Lupita Nyong’o: A Defining Moment

Lupita Nyong’o: A Defining Moment

A single film in—and with Oscar buzz already—the compelling star of 12 Years a Slave is just getting started. But as she makes clear, being a newcomer doesn’t mean being naive.

“Lots of people come up and touch my back and want to give me a hug,” Nyong’o says. “At this point, it’s not too crazy. I let them hug me.”

Lupita Nyong’o wants to change the subject. The 30-year-old actress, who landed her starring role in 12 Years a Slave before she even graduated the Yale School of Drama, has let it slip she keeps a journal, but as far as the secrets scrawled in it go, she won’t say. “I don’t want to bring that up,” Nyong’o chirps in her beguiling accent—she’s a theatrically trained, Mexican-born Kenyan living in Brooklyn, after all. But who can worry about confessions marked in a diary when what’s happening to Nyong’o in public is so very enthralling?

“My life changed about three weeks ago,” she says, her fingers wrapped tightly around a mug at a hushed New York City teahouse. “That’s when my schedule went from nil to this.”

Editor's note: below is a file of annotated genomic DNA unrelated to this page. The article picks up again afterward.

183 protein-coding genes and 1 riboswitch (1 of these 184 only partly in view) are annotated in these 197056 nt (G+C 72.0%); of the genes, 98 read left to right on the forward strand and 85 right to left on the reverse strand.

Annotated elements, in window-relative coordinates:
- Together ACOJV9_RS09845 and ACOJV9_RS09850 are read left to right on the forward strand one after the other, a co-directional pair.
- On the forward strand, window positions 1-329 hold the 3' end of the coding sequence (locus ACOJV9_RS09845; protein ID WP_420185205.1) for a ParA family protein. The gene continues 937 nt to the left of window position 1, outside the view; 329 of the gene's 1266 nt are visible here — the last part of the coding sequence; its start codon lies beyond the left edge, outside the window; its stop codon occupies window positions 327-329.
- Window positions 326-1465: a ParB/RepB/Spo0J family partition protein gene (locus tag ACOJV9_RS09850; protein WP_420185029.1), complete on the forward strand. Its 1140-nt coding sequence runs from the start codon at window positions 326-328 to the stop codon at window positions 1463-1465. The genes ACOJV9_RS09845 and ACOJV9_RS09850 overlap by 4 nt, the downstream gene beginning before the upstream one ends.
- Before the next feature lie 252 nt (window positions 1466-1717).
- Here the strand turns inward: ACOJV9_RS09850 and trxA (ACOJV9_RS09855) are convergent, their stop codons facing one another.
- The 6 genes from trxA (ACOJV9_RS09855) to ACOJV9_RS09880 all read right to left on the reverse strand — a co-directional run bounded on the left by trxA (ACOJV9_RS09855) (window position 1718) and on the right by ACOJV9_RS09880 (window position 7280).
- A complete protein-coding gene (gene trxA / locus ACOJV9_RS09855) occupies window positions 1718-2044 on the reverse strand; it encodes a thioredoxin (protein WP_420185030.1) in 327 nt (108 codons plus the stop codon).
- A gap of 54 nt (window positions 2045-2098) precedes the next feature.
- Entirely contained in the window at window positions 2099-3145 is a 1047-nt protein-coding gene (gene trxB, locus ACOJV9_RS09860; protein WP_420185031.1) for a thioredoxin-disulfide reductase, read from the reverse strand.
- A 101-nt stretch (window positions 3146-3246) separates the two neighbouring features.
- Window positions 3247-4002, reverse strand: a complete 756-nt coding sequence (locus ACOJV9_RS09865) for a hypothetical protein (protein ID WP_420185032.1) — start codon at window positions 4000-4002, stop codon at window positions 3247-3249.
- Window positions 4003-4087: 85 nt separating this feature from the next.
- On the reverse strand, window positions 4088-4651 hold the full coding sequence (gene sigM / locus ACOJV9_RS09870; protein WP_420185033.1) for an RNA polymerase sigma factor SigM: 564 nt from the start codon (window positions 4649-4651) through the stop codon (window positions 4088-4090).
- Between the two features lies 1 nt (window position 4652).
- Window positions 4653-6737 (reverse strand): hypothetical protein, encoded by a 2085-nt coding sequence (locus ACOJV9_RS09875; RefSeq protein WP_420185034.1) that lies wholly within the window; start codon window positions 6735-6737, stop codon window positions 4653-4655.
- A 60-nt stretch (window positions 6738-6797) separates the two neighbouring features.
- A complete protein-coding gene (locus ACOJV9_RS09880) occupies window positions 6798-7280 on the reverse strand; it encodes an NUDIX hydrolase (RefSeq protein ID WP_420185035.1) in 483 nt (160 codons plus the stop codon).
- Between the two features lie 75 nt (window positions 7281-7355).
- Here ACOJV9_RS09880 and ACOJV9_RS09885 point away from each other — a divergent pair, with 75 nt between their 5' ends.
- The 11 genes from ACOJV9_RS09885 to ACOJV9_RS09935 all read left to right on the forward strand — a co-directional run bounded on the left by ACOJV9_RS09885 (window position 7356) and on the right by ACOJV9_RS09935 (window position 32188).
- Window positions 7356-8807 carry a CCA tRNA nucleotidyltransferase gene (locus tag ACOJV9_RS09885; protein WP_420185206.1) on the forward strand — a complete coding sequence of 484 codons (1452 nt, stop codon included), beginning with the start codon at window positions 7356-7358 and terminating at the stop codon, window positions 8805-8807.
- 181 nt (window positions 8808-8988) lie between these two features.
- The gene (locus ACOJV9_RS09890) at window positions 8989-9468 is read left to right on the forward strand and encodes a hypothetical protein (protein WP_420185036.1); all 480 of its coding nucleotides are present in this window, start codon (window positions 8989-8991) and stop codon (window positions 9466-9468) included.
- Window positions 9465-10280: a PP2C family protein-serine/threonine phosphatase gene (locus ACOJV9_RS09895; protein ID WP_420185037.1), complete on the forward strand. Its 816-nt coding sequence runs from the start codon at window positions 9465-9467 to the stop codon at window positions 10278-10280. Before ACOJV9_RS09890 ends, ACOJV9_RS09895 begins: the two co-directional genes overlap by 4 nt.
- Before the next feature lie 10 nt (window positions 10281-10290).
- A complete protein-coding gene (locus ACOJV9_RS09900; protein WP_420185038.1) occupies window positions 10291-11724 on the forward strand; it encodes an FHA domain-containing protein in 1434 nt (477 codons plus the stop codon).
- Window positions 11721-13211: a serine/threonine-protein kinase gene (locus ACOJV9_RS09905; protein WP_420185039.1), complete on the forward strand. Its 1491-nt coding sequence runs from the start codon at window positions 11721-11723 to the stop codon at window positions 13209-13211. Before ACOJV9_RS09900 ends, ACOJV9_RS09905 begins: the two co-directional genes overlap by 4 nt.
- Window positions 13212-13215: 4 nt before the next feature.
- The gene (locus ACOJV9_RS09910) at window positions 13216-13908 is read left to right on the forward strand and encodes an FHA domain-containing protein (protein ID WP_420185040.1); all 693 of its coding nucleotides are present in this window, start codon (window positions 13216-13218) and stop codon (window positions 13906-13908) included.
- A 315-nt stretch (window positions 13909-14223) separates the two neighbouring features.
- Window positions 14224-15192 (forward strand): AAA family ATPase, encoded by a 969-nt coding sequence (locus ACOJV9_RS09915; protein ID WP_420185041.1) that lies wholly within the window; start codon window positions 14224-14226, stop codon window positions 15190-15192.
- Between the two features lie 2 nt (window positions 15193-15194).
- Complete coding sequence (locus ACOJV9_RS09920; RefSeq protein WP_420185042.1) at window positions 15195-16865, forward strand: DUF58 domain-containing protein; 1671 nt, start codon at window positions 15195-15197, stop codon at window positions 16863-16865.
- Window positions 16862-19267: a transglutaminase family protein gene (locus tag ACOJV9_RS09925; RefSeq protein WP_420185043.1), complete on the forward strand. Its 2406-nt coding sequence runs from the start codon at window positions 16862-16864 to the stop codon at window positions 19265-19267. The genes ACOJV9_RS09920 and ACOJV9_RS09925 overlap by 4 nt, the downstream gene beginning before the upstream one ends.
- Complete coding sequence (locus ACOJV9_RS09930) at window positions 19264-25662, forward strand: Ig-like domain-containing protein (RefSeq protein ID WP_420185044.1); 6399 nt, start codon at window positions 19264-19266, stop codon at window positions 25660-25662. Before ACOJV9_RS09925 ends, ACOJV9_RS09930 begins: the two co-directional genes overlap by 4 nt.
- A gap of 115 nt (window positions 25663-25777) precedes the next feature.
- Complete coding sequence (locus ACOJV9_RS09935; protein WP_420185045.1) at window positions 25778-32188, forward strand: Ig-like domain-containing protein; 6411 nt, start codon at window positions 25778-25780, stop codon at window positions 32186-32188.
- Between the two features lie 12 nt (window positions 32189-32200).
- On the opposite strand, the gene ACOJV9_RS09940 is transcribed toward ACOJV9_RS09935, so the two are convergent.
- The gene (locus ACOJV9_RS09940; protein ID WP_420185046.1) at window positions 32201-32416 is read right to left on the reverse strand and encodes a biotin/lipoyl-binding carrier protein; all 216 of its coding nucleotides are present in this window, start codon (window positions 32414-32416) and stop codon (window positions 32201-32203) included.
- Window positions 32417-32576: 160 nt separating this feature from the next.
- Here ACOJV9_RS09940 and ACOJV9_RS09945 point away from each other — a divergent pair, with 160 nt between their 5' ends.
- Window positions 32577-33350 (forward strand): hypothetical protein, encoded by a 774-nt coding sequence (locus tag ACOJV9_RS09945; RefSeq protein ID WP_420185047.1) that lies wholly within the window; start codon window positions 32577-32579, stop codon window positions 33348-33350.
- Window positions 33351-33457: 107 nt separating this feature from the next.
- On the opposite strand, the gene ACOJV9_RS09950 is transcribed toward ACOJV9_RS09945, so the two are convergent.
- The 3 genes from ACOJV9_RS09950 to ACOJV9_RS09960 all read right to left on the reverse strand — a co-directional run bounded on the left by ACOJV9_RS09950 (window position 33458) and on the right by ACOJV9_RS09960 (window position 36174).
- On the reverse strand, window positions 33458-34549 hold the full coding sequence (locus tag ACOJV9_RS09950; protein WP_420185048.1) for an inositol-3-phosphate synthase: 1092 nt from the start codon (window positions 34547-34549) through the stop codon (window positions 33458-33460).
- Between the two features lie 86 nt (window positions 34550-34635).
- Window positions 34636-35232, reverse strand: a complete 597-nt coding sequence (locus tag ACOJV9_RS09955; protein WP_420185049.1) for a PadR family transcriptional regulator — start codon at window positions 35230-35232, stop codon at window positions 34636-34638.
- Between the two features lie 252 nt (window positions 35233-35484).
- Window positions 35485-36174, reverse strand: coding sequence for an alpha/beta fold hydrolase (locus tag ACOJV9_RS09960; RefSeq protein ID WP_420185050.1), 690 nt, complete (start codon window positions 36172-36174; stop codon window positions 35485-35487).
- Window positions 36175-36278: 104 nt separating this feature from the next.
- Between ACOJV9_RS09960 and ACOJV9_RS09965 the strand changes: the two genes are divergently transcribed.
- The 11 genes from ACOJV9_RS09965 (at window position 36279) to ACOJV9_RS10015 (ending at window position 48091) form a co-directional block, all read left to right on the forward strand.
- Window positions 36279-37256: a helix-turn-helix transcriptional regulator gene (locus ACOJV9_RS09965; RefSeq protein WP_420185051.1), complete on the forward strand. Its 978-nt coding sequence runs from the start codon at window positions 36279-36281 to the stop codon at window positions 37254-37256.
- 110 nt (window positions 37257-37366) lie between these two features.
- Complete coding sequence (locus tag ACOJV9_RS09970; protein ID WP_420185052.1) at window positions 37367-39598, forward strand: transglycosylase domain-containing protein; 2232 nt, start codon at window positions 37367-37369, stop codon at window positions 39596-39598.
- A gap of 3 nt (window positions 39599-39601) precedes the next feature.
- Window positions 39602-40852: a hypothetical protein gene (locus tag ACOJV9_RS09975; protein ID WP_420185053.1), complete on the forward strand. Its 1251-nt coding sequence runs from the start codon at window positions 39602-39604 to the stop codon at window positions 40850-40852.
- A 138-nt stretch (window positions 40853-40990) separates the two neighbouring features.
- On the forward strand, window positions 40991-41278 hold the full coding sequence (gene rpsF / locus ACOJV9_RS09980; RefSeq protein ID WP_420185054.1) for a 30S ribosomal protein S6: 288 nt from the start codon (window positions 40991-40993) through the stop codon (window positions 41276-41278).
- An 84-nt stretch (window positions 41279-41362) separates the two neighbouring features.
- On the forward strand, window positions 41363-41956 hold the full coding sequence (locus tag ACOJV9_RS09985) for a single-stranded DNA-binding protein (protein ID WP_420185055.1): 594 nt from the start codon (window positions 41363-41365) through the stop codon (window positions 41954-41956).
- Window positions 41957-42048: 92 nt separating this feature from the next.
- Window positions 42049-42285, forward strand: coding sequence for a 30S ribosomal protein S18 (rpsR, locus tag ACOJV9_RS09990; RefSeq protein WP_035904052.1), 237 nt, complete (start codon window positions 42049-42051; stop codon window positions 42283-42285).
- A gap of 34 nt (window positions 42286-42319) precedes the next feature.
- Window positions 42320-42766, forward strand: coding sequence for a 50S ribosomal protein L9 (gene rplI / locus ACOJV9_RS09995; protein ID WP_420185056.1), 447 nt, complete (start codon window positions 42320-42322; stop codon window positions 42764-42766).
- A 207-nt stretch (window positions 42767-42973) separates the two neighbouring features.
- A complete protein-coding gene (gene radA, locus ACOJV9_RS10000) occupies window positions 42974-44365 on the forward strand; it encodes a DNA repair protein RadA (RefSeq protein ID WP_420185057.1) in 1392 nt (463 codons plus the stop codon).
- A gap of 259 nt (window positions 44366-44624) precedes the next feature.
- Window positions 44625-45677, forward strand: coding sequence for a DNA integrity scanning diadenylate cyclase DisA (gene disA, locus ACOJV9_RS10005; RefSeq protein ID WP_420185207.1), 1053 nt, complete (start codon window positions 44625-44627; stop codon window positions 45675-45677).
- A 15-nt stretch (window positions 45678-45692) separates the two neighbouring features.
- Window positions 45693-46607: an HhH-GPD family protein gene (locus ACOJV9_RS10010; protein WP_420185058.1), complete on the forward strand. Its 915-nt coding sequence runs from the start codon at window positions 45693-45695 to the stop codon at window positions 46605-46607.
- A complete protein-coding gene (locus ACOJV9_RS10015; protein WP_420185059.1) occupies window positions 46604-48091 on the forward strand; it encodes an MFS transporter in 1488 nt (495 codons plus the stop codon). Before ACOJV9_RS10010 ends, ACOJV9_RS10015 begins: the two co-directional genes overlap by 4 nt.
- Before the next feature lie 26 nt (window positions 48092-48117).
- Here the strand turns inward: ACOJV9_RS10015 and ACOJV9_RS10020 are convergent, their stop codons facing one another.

This, of course, being the marathon promotional push—its finish line is on Oscar night—for 12 Years a Slave, director Steve McQueen’s brutal account of a freeman’s life after he’s kidnapped and sold into slavery. The film, based on the true story of Solomon Northup, boasts bravura performances from an all-star cast including the British actor Chiwetel Ejiofor as Northup, McQueen muse Michael Fassbender as a sadistic plantation owner and Sarah Paulson as his equally merciless wife. But it’s Nyong’o who’s racking up award nominations and accolades for her performance as Patsey, the beautiful, damned slave who’s the object of her master’s violent lust, his wife’s rage and the audience’s empathy and affection. It’s the sort of performance that compels strangers to stop Nyong’o just to check that she’s all right.